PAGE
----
Smoking prevalence has always been an urgent public health concern. However, among 788,008 US adult smokers, only 63% attempted to quit cigarettes in 2020. According to the JAMA Network study, a lot of individuals resorted to smoking as a stress-related coping method. With the anxieties and burdens of everyday life, it can truly be difficult to shed the use of tobacco products and start your cessation journey. Fortunately, despite strong smoking urges, there are ways that you can stand up against your cigarette cravings.
In this article, we’ve provided five simple ways that can help you quit smoking:
1. Identify your triggers
People smoke for varying reasons. Some do so to avoid feelings of anxiety, loneliness, and stress. Cigarette smoking can also be considered as a normative social practice. Some workplaces have normalized smoke breaks in between working hours to meet and mingle with co-workers. Similarly, certain bars and restaurants have been seen to provide ashtrays and advertise their spaces as “smoking-friendly”. As such, it isn’t atypical to reach for a cigarette when you’re in a social setting like eating dinner out with friends or colleagues. While it’s difficult to avoid every social gathering you’re invited to, you should take note of these triggers. This way, you can be transparent about your quitting attempt so people can be more mindful about smoking around you.
2. Maintain your physical health
Aside from it being a healthy way to manage weight, as mentioned in our post ‘6 Easy Ways To Lose Weight That Actually Work’, exercise is also widely suggested as an intervention for smoking cessation. This is because maintaining great physical health through exercise can reduce cravings in smokers since exercise releases hormones that increase satisfaction. A 2022 analysis on Frontiers stated that yoga, in particular, can reduce stress that comes with smoking cessation attempts. Usually, a standard yoga session lasts an hour. But if you’re a beginner, you can search for short YouTube videos that you can follow during your spare time. Incorporating exercises like yoga in your daily routine is a small step you can take to boost your cessation efforts.
3. Use nicotine alternatives
The referenced JAMA Network study showed that 25% of US smokers view nicotine alternatives as effective cessation treatments. Nicotine alternatives such as nicotine gum and nicotine pouches are reliable in that they help ease the process for smokers who want to quit. The Nicotine pouches featured on Prilla showcase how these products are tobacco-free and come in different flavors and strengths. You can choose among the 2 mg, 4 mg, and 8 mg variants depending on your cigarette intake and slowly lower your dose as cravings begin to lessen. Similarly, nicotine gum such as Habitrol’s offering can provide you with the nicotine kick you need to control withdrawal symptoms. To gradually reduce gum usage, you can start by chewing it for 30 minutes, and then cut the process down by five minutes. After all, nicotine alternatives are suitable if you want to regulate cravings and make progress towards your cessation goals.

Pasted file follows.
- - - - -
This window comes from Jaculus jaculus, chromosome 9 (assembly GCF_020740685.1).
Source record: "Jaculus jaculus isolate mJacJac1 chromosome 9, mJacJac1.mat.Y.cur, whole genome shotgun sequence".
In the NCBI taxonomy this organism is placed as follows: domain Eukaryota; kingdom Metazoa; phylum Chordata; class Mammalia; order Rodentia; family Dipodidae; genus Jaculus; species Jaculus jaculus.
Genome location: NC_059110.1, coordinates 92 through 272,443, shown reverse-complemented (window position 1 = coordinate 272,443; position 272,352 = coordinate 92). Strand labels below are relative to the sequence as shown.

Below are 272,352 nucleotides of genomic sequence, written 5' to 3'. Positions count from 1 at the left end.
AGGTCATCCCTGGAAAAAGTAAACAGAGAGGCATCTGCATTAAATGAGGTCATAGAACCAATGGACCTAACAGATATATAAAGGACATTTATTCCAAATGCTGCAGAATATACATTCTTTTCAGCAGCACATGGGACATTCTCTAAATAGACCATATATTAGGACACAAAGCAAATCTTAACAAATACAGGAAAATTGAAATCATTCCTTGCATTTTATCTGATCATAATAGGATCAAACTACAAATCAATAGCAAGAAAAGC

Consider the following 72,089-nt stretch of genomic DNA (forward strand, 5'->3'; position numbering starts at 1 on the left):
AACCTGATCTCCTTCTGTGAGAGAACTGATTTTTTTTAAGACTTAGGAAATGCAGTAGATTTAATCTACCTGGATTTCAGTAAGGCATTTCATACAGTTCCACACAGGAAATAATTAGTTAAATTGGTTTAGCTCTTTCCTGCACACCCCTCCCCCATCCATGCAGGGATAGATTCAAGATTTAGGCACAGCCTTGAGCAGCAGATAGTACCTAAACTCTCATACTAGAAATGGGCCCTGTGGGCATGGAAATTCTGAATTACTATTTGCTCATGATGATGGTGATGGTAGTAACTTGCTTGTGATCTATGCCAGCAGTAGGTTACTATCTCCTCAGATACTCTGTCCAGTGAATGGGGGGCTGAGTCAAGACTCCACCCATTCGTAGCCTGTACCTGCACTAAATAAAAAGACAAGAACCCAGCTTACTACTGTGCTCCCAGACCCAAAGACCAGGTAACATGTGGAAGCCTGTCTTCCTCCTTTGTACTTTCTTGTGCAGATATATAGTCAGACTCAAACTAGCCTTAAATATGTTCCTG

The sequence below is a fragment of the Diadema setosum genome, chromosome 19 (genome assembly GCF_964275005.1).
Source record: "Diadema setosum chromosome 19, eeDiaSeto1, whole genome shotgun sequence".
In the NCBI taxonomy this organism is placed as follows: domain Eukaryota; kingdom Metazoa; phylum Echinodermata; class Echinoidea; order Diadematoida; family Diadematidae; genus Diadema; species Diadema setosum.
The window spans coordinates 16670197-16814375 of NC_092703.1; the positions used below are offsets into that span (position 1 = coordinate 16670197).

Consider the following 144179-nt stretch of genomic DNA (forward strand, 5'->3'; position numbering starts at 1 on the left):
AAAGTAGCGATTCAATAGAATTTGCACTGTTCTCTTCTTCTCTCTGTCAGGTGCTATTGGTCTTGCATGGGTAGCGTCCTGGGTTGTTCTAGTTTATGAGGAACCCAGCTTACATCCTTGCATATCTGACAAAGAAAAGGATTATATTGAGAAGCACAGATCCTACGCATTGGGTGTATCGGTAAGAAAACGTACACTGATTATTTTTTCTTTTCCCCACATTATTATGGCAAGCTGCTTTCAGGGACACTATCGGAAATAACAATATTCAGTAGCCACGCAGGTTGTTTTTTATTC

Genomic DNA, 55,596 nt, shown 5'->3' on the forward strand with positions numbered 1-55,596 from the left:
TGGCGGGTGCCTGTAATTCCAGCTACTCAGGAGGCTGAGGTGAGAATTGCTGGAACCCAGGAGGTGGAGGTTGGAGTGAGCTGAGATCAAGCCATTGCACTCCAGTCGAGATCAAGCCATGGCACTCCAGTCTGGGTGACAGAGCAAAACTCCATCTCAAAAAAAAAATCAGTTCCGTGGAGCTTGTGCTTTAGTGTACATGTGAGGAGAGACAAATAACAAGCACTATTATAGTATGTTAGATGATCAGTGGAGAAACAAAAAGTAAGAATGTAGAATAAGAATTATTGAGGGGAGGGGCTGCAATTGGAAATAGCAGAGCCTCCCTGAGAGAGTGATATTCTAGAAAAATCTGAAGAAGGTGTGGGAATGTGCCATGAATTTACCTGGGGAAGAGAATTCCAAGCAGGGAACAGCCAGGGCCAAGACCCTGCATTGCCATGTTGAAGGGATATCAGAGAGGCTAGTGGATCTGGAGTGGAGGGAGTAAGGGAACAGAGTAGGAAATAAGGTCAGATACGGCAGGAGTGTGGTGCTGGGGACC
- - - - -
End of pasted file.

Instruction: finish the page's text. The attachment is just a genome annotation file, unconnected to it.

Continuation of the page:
4. Surround yourself with a strong support system
Surrounding yourself with a strong support system ensures that you have people to lean on when the going gets tough. Cessation attempts are fraught with feelings of discomfort and stress as you experience withdrawal symptoms. Talking about your struggles with loved ones can help remind you that you’re not alone. Inversely, avoid people that continue to encourage your smoking lifestyle. An NCBI report showed that e-cigarettes from informal sources like friends or family have played a huge part in failed cessation plans. Nowadays, many justify that vaping is a great substitute for tobacco cigarettes. However, as Philip Morris e-cigarettes demonstrate, these products can cause lung injury and are as damaging to your health as traditional cigarettes. It’s best to stay away from loved ones that spur on your cigarette dependency and keep your circle limited to those who want the best for you.
5. Ask for professional help
Asking for professional help isn’t something you should be ashamed of, especially if you’ve attempted to quit smoking a handful of times. Diminished motivation and decreased self-efficacy about quitting can undermine your cessation efforts. Thankfully, a therapist can direct you to appropriate interventions such as behavioral therapy. With behavioral treatment, therapists can provide you with practical strategies to cope with triggers and reduce withdrawal symptoms. Often, these strategies include an assessment of current motivation to quit, lessons on how to use medications correctly, and tips on how to manage your mood. It’s evident that with professional guidance, you’re given more resources to succeed with your cessation attempt.